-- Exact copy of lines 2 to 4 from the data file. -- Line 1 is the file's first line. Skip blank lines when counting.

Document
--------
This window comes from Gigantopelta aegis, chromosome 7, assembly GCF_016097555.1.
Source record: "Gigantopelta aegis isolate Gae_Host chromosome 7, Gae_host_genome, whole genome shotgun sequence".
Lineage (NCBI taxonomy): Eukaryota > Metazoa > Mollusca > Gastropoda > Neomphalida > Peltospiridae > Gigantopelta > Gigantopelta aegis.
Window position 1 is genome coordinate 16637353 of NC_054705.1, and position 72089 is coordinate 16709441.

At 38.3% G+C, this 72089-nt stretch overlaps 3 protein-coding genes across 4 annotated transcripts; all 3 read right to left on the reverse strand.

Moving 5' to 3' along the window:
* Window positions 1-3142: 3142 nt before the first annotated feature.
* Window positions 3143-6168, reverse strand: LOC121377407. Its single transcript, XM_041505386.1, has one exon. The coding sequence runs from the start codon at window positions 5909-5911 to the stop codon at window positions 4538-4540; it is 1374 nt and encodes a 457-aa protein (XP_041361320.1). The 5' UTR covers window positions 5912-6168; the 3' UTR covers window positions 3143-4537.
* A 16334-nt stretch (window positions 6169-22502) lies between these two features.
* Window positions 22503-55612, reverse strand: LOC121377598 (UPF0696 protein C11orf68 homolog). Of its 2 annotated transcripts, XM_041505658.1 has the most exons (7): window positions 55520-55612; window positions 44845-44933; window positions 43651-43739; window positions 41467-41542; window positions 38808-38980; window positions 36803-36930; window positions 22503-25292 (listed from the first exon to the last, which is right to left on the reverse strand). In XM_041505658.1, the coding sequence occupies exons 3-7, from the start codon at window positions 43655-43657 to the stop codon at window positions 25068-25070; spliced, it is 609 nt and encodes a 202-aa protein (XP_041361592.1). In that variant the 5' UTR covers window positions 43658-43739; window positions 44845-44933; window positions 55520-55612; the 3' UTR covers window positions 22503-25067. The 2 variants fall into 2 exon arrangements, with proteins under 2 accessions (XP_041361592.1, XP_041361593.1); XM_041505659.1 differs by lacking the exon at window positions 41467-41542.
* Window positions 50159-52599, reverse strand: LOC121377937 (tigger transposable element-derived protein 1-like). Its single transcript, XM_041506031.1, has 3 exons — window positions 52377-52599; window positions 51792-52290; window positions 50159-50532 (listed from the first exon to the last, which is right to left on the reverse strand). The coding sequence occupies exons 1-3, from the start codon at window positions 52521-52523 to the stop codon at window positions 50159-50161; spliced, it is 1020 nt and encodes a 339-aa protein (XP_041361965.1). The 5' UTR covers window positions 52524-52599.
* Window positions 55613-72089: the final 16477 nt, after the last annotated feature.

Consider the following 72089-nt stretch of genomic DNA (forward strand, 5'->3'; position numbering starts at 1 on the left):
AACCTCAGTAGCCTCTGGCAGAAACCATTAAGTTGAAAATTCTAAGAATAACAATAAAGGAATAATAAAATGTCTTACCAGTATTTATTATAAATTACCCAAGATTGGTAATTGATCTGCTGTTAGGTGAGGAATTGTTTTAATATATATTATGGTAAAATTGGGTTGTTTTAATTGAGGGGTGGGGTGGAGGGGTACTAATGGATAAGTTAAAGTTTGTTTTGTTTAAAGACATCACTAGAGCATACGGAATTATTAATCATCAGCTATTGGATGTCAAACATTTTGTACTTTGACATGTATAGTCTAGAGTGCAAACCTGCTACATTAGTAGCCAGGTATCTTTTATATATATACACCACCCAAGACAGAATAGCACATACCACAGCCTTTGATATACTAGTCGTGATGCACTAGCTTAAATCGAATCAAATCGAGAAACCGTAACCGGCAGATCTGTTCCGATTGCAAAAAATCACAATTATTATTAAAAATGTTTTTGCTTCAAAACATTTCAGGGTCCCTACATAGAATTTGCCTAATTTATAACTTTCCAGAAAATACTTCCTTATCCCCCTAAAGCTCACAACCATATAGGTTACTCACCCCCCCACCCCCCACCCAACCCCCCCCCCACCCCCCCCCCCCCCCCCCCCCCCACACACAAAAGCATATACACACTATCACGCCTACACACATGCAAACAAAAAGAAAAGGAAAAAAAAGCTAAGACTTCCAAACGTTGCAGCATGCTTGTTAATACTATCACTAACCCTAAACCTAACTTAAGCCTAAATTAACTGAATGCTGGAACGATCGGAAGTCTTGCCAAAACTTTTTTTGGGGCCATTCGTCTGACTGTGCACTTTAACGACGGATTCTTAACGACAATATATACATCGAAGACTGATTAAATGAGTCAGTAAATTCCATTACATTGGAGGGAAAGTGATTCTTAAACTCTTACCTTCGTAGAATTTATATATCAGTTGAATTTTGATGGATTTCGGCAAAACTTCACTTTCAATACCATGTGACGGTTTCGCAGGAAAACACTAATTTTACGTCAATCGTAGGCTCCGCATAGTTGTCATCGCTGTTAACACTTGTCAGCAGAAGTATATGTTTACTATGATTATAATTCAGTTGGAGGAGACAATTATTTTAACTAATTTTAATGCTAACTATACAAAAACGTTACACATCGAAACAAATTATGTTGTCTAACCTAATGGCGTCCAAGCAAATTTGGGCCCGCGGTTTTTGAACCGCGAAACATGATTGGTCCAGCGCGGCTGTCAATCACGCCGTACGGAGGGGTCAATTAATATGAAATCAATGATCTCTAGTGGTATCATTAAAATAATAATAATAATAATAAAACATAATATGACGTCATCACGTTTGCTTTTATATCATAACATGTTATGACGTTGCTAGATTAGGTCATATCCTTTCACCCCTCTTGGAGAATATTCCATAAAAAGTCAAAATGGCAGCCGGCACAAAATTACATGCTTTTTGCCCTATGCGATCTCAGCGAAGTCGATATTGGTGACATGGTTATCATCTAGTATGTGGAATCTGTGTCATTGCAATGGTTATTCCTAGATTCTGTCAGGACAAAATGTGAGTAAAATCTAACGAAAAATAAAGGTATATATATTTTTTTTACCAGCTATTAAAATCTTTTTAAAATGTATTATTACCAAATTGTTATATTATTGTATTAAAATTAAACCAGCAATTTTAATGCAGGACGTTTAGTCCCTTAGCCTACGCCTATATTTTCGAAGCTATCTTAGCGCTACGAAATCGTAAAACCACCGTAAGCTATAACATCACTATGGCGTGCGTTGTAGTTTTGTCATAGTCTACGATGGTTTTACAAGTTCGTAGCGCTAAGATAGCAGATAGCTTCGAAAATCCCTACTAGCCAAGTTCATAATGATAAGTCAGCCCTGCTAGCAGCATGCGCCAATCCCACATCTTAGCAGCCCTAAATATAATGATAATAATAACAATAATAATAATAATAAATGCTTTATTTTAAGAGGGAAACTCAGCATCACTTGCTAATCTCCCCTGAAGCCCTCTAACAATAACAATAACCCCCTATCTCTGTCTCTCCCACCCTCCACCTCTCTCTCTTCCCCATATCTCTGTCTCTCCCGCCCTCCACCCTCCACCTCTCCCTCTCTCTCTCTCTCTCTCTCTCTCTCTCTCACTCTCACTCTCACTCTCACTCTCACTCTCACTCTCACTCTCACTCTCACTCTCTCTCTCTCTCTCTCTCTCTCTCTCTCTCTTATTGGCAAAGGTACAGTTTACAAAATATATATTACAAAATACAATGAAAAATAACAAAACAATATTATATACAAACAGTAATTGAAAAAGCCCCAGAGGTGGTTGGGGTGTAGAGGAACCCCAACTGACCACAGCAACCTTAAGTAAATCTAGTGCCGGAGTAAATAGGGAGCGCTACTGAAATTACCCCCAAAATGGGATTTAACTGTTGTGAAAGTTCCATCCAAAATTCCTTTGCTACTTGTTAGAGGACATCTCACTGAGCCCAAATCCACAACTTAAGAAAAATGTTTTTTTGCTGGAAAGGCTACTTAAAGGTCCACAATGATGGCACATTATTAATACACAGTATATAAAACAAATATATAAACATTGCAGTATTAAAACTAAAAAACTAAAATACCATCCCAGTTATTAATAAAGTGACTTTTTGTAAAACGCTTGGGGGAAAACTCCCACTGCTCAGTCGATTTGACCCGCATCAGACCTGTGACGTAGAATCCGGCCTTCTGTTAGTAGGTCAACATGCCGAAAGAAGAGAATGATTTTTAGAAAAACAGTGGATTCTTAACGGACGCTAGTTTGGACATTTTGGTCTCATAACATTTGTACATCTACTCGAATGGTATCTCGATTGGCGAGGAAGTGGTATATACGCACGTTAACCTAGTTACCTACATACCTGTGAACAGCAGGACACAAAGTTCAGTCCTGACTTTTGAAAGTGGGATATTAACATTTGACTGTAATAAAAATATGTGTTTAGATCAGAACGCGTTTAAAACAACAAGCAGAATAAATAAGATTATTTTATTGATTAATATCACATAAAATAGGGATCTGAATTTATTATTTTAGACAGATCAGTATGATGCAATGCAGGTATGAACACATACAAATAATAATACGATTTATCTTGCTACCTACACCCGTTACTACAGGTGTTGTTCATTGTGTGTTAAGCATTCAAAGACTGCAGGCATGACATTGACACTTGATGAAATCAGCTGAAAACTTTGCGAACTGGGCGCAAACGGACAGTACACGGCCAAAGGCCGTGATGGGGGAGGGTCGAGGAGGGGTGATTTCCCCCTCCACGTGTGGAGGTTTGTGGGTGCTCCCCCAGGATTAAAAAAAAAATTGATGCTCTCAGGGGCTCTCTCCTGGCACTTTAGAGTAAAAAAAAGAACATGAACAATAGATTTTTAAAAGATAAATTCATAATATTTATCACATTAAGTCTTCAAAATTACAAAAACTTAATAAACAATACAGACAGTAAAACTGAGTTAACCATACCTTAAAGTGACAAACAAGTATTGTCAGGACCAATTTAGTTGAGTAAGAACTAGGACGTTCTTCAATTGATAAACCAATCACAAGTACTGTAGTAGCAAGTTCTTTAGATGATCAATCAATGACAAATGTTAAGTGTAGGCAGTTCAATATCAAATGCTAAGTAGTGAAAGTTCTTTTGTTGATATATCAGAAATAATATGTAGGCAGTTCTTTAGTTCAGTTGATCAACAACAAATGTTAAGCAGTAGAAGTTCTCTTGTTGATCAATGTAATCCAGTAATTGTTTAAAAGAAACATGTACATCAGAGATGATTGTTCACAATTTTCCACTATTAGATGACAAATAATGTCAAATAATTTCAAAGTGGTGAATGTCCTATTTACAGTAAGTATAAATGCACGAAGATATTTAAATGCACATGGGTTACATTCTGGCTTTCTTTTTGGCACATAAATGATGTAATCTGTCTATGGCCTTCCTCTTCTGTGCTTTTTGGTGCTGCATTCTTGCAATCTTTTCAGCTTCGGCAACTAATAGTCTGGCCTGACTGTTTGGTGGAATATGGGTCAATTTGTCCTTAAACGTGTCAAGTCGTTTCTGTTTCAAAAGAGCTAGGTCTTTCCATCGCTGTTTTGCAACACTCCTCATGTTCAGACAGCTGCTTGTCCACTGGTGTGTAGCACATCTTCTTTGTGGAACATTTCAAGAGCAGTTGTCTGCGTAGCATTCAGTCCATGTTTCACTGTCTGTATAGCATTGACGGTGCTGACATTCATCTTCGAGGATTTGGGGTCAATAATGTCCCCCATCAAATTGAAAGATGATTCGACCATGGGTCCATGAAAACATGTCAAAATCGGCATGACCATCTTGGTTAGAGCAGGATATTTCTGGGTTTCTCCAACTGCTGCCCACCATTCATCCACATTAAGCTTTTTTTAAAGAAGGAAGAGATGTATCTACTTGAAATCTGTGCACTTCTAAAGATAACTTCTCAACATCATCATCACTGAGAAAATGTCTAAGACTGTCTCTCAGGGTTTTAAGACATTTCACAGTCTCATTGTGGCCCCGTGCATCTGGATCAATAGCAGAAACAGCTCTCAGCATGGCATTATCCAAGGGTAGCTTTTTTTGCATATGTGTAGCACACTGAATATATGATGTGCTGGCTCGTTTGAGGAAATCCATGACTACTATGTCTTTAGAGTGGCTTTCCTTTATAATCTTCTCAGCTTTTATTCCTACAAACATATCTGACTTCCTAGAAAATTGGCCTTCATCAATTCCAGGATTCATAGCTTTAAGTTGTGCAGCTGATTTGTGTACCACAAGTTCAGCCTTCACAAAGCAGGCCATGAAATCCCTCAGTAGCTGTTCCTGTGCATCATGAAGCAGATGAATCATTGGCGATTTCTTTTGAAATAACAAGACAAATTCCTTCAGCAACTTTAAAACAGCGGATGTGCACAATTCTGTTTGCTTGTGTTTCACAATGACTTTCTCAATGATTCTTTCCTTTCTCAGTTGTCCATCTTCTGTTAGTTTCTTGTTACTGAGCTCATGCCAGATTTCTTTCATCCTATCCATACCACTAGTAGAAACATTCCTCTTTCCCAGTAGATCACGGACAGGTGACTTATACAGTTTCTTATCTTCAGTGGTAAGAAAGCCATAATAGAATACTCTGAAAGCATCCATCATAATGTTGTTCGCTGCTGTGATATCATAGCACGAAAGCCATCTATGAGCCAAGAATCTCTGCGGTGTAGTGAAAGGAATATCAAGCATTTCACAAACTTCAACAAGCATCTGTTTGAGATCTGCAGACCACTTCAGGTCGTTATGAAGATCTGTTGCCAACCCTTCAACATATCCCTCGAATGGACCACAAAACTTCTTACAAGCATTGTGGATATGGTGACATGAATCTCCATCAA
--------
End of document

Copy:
Source record: "Gigantopelta aegis isolate Gae_Host chromosome 7, Gae_host_genome, whole genome shotgun sequence".
Lineage (NCBI taxonomy): Eukaryota > Metazoa > Mollusca > Gastropoda > Neomphalida > Peltospiridae > Gigantopelta > Gigantopelta aegis.
Window position 1 is genome coordinate 16637353 of NC_054705.1, and position 72089 is coordinate 16709441.